… and has passed on the hoarding gene to me!
by Elizabeth M
Elizabeth tells us about her mother, a long time hoarder, and the effect it had on the whole family.
I was brought up with four siblings, a hardworking father and a homemaker mother who saved items, objects, and paperwork. When aunts/grandparents died their items were absorbed into, what in effect, was a tiny house built by my parents in the early 1950’s.
Sadly, my father has been surrounded by ‘stuff’ for the 68 years they have been married, stuff to which he has no attachment, but stuff my mother just cannot let go of.
A lifetime surrounded by the ‘stuff’ created by hoarding
My siblings couldn’t wait to move from the untidy and therefore unclean, house, either to work or to go to university, and the house was never in a fit or clear state to return to, or at least for longer than a few hours. Blame was always placed on the children and often my mother made the excuse that when we all had left home it would be tidy and clear.
They have been living alone for the last 30 years and it becomes progressively worse. It looks like on my dad’s dying day he will be surrounded by clutter and rubbish, and that makes me very sad. No wonder he spent all the hours he could outside of the house and busying himself in the garden, or doing other peoples’ gardens.
Having grown up in that environment, I vowed never to be untidy, and never to collect unnecessary items and to be aware of the mind clouding effects of storing ‘stuff’. But, I do. Why? It is nowhere near the level of my mother’s hoard (ornaments stuffed in wardrobes, toilet roll mountains, dolls in national costume – and not even on display, but hidden under blankets).
My mother suffers from ADD (Attention Deficit Disorder), therefore nothing is ever focused on for very long – except numbers/figurework/finances. Her brain is like a calculator.
I too have ADD, but my strength is on the creative side. However I never actually get round to doing anything creative as my house is cluttered and the necessary space is just not available. Therefore I spend vast amounts of time living in my head, dreaming about what I’d like to be doing.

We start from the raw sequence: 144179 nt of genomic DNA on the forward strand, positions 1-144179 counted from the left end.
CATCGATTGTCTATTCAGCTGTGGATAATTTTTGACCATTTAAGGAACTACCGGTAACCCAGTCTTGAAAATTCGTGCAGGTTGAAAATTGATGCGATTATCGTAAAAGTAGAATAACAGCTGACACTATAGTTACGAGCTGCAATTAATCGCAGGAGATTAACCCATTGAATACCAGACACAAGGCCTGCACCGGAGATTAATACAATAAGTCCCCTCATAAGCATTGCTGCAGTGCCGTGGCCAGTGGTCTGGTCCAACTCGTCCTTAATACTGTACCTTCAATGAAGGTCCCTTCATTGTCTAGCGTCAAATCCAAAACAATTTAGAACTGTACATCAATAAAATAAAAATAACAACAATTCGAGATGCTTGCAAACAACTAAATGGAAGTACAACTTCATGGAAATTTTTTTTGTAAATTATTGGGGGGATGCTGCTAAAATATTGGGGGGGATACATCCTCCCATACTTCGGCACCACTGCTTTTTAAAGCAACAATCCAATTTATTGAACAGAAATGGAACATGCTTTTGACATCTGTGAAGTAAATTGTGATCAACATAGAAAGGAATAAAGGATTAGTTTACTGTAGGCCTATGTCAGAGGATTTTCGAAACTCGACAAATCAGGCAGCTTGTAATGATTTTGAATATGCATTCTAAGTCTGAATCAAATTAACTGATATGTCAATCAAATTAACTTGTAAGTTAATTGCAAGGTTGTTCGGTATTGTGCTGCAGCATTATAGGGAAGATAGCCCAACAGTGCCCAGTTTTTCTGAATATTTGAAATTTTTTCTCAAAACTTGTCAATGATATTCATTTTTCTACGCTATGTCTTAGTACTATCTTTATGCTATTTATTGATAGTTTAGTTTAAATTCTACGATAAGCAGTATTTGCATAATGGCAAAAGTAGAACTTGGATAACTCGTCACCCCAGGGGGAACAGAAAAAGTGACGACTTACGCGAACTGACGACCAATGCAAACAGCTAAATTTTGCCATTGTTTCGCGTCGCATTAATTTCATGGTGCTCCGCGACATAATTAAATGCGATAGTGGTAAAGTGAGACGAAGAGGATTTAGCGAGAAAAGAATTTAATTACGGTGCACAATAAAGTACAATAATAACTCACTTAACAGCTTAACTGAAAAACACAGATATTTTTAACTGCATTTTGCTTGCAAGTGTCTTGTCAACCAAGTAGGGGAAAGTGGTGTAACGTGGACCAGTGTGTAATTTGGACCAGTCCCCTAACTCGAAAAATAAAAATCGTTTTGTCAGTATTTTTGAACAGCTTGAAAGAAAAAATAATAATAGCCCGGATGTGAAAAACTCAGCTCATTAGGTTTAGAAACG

Mother, daughter, granddaughter … is hoarding in the genes?
Unfortunately one of my teenage daughters, aged 17, seems to suffer this trait as well. Why can we not throw things away and be done with it? Is it an inability to focus or maintain attention, or is there an emotional attachment to the items? Or is it linked to unresolved issues which makes me find security in hanging onto possessions? Some of this stuff is not beautiful, or useful or necessary. And yet we still hang on to it all. Or is it something else entirely? Perhaps it’s genetic.
I don’t know if a hoarder can pass on the hoarding gene, but I’m pretty sure being brought up in a house with a hoarder can have much the same effect. Being surrounded by the effects of hoarding can certainly tip a person over the edge into becoming a hoarder themselves.
If you’re a hoarder, or if you think you’re becoming a hoarder, it would be well to get some help. First stop could be a visit to HelpForHoarders, a website set up for exactly that, to help hoarders. There’s a very supportive forum where you can share your experiences with other hoarders and those living with a hoarder.
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